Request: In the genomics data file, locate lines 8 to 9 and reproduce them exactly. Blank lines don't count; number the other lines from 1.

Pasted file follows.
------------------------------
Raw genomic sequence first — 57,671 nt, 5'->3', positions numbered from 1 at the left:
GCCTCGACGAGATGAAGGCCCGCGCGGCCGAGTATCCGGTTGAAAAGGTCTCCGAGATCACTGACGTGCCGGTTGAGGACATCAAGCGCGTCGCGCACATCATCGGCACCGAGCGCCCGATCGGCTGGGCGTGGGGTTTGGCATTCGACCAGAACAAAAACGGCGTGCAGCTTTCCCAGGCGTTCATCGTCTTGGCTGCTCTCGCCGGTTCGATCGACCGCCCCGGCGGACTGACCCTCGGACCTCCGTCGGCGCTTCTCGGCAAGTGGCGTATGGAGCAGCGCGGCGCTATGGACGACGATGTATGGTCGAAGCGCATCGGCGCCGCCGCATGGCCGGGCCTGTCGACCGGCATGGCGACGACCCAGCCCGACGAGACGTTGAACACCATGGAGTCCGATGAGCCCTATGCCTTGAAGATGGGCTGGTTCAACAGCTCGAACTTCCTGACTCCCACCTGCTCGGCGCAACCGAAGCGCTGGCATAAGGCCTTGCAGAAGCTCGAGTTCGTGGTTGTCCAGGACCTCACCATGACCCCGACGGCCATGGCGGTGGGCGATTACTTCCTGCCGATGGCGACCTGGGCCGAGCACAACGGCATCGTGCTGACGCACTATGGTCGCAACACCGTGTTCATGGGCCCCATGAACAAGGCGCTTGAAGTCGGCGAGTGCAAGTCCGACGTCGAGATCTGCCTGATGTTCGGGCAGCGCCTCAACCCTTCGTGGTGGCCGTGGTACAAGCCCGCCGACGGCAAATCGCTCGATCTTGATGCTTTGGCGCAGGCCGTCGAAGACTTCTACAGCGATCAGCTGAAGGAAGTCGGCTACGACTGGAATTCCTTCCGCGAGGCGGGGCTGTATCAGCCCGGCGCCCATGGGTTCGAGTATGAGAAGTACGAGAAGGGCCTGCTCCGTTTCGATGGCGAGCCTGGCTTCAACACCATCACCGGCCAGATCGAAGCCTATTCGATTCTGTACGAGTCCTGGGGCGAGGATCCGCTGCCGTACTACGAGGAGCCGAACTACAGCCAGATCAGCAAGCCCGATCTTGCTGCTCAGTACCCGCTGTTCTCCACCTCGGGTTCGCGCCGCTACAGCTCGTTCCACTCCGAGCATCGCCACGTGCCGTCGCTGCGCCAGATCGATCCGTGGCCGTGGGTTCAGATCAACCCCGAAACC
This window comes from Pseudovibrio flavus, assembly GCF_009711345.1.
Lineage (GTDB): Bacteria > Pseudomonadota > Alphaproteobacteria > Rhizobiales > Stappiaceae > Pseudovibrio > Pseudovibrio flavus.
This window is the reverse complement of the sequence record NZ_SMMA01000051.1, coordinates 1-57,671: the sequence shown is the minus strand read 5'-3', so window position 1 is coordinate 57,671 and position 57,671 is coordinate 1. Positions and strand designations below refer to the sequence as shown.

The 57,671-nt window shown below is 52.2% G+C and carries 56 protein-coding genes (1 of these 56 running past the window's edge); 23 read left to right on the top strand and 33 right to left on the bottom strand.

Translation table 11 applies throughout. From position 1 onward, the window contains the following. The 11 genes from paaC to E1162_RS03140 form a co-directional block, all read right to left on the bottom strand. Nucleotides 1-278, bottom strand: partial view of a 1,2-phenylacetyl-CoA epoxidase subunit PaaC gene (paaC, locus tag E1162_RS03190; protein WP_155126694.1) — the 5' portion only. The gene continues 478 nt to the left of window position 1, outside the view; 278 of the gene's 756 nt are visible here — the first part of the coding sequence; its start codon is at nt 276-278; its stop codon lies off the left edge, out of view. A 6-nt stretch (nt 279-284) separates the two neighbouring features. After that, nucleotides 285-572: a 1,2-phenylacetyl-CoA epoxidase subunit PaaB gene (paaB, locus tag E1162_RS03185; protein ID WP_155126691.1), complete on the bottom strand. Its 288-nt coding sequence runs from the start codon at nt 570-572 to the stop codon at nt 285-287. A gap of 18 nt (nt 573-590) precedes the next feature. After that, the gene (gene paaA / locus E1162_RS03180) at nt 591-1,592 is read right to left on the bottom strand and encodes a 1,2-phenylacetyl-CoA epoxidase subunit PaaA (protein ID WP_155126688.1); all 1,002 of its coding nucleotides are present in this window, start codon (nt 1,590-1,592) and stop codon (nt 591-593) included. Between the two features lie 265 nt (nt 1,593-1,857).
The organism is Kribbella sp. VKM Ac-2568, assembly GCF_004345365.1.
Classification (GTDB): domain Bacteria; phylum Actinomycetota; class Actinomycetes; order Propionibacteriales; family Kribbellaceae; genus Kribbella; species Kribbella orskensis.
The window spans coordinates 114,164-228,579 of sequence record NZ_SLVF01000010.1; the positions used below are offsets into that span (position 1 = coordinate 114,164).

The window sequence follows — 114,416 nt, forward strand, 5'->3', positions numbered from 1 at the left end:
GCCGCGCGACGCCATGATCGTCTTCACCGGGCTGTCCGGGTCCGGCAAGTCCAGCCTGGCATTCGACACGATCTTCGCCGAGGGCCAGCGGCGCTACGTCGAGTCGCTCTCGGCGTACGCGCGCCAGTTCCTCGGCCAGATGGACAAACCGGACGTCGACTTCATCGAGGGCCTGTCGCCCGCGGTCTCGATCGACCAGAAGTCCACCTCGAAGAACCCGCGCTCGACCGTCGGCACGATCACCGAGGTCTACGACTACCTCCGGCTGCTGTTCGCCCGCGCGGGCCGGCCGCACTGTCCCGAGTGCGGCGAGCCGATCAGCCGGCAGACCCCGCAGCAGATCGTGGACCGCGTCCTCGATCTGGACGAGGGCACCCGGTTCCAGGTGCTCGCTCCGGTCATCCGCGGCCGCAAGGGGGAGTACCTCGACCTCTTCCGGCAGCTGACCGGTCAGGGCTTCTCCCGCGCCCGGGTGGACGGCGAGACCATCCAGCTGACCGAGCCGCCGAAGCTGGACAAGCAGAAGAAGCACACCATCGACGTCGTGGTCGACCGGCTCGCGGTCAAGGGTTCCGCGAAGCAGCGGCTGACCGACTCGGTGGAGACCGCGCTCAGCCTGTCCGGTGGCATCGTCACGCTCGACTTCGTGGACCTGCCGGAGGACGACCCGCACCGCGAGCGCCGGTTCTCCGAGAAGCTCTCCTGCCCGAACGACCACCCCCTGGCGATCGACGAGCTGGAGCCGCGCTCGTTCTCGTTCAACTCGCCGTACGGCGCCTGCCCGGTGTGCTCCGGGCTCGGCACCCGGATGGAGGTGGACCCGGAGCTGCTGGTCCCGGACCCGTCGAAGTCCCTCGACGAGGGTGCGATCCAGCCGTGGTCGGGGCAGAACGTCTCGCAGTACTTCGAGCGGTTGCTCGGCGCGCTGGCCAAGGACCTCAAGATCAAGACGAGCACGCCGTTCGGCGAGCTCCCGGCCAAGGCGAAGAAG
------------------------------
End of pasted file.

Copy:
The organism is Kribbella sp. VKM Ac-2568, assembly GCF_004345365.1.
Classification (GTDB): domain Bacteria; phylum Actinomycetota; class Actinomycetes; order Propionibacteriales; family Kribbellaceae; genus Kribbella; species Kribbella orskensis.